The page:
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Is Brazil a developed or a developing country
Transcript of Is Brazil a developed or a developing country
Brazil is a developing country. A developing country is a country with a low living standard, underdeveloped industrial base and low Human Development Index relative to other countries
Brazil’s population 199,321,413 (July 2012)
We look at Brazil’s Gross National Product per capita to measure its wealth.
Gross National Product per capita is the total amount of money earned divided by the total number of people living in the country. Brazil’s Gross National Product per capita is 11,340 in USA dollars from 2008 to 2012. We can see that its GDP is the top 6 in the world Brazil’s economy has a decrease in growth rate of 0.9 % in the last 4 years. Which means Brazil has an overall growth in its economy but reduced in recent years? And because many people still live in poverty in Brazil, they have a very low income and there is a big difference between the number of rich and poor and also a big gap between the rich and poor. It’s the poor who always have the worst living standard in Brazil it’s them who faces the problem of high birth and death rate.
Brazil has a high birth rate (15.2 births/1,000 population) which is the number of live babies born for every 1000 people in the total population. Which is mainly due to that many parents will have a lot of children in the expectation that some will die because of the high infant mortality rate of 20.5 deaths/1,000 live births (infant mortality rate is the number of children out of every 1000 born alive who die before their first birthday). In the other hand, developed countries have a low birth rate, just the opposite of developing countries; this is mainly because of more women prefer to concentrate on their careers. This also shows the difference in sexual equality in developing and developed countries.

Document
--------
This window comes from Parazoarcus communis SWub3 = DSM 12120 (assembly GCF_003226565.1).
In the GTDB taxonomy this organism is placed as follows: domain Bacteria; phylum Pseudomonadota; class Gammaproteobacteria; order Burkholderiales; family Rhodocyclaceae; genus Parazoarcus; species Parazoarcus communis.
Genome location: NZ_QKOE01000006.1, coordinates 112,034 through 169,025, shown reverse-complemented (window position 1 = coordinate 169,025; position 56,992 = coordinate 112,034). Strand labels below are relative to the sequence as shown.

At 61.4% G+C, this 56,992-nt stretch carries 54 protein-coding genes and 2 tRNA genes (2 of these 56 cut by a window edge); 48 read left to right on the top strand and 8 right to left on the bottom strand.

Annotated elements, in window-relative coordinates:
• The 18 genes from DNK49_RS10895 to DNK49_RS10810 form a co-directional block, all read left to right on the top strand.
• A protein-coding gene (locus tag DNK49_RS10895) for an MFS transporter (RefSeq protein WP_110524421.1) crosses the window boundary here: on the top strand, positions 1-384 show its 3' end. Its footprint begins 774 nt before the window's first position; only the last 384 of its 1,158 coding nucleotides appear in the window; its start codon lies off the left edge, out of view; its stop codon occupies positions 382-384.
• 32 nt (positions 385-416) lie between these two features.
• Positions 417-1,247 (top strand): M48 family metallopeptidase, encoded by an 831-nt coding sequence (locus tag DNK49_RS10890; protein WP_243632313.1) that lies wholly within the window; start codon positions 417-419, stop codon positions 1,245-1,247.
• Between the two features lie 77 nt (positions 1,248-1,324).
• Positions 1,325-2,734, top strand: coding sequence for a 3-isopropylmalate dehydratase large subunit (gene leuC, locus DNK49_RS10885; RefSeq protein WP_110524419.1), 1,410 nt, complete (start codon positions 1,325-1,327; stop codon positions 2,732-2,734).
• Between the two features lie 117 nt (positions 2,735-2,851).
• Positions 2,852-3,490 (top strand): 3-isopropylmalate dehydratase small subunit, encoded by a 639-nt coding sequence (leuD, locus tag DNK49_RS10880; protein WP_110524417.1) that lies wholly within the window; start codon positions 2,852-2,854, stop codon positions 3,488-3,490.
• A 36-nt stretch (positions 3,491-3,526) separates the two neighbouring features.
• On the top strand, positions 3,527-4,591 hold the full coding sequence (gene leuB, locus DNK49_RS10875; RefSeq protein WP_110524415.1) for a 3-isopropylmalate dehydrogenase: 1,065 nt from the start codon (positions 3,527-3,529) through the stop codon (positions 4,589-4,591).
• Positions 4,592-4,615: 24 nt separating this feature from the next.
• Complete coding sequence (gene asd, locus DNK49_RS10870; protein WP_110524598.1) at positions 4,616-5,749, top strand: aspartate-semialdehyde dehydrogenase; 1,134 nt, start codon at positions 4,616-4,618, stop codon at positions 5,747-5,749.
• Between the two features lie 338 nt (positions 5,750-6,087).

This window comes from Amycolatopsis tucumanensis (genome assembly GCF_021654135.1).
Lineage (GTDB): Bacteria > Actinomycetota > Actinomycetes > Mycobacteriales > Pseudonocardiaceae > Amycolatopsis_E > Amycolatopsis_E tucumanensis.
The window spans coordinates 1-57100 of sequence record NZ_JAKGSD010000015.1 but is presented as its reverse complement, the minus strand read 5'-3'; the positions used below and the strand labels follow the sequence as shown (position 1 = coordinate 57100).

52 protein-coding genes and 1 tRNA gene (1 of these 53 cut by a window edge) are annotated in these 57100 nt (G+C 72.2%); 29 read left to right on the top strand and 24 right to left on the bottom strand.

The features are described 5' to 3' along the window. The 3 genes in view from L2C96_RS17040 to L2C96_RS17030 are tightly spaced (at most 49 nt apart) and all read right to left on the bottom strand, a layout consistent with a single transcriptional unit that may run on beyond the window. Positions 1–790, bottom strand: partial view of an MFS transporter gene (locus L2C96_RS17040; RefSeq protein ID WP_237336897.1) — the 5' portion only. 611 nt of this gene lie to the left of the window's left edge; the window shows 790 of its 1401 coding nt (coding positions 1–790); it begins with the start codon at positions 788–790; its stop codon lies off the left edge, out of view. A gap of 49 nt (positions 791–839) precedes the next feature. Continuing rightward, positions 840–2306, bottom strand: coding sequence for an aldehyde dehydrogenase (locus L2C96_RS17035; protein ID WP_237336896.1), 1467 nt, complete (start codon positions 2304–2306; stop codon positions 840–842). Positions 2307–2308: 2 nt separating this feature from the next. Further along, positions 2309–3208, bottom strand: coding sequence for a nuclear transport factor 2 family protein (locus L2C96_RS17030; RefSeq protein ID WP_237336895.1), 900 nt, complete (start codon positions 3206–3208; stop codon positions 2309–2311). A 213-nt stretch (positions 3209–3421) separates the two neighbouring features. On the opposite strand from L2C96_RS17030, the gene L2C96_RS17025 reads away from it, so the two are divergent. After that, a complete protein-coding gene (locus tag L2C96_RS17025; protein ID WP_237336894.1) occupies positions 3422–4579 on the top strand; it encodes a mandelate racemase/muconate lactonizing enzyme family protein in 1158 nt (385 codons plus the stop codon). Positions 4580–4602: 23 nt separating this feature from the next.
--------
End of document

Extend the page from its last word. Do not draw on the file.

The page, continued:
Brazil has high death rates, which is 6.5 deaths/1,000 population, death rates means the number of people in every 1000 who die each year. Brazil has such a high death rate is because in many cases, there are dirty, unreliable water suppliers, poor housing conditions, poor access to medical services, diets that are short in calories or protein. We can see that the standard of living in Brazil is not good. Also because of the lack of health care and nurses and doctors, many people have a poor diet, therefore it causes the increase of the death rate. Instead, developed countries have low death rates, which mean they have less people dying than developing countries per year. This is because they have good housing conditions, safe water supplies, more than enough food to eat and advanced medical services which are easy to access. Therefore they have a lower death rate than developing countries, like Brazil.
Brazil has a life expectancy of 74 years, which is 6 years lower than the OECD average of 80 years. In term of employment, over 68% of people aged 15 to 64 in Brazil have a paid job, which they mainly involved in service industries and workers. In Brazil, 41% of adults aged 25 to 64 have earned the equivalent of a high- school degree, which is less than the OECD average of 74% and in terms of education quality, the average student scored 401 in reading literacy, maths and science in the OECD’s Programme for International Student Assessment( PISA). This score is lower than the average of 497.
In general, people in Brazil is satisfied with their lives, higher than the average of OECD average of 80%, with 82% of people saying they have more positive experiences in an average day than negative ones.
In conclusion Brazil is a developing country